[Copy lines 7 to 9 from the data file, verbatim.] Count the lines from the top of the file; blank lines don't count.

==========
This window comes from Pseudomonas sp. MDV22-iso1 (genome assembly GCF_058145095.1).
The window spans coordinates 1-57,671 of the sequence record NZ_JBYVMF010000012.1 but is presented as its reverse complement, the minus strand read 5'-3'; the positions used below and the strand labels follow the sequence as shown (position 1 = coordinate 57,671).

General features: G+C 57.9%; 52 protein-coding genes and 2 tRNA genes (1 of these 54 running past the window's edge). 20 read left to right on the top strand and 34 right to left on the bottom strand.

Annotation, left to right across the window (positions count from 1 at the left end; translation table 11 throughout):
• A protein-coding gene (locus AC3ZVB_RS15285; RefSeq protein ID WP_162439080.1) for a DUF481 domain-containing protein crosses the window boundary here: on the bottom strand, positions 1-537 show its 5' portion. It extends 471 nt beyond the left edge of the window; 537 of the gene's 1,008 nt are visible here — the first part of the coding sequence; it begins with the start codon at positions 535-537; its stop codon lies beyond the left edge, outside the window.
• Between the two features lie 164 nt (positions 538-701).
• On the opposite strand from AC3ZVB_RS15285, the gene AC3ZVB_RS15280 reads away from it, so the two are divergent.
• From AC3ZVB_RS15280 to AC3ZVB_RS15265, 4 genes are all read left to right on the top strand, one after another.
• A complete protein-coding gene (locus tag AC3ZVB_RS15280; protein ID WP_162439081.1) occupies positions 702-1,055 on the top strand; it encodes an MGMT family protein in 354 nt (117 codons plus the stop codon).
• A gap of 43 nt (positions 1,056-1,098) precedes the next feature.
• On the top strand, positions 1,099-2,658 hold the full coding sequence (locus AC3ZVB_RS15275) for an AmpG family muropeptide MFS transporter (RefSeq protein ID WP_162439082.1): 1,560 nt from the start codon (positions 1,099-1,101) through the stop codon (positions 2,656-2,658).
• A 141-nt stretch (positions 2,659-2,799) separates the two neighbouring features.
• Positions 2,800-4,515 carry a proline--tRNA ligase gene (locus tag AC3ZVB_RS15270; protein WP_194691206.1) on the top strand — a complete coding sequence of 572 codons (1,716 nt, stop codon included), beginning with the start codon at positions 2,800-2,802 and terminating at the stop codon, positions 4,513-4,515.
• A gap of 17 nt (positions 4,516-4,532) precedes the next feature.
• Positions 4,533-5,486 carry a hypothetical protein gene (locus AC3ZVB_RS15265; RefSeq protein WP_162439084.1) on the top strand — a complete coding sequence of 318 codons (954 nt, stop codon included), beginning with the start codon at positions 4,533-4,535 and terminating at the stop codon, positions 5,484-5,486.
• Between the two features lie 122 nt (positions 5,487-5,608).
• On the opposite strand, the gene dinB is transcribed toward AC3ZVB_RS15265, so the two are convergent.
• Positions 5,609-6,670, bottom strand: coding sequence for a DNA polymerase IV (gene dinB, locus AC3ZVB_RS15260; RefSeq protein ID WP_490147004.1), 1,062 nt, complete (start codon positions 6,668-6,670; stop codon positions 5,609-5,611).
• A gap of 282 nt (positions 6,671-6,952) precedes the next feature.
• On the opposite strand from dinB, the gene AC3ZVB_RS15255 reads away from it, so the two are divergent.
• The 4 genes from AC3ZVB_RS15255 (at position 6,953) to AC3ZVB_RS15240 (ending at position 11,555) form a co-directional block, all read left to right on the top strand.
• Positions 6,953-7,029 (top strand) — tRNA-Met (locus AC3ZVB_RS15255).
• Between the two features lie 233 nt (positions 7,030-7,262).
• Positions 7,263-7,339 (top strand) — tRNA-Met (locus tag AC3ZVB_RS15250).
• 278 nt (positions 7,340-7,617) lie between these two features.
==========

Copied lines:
• On the opposite strand from AC3ZVB_RS15285, the gene AC3ZVB_RS15280 reads away from it, so the two are divergent.
• From AC3ZVB_RS15280 to AC3ZVB_RS15265, 4 genes are all read left to right on the top strand, one after another.
• A complete protein-coding gene (locus tag AC3ZVB_RS15280; protein ID WP_162439081.1) occupies positions 702-1,055 on the top strand; it encodes an MGMT family protein in 354 nt (117 codons plus the stop codon).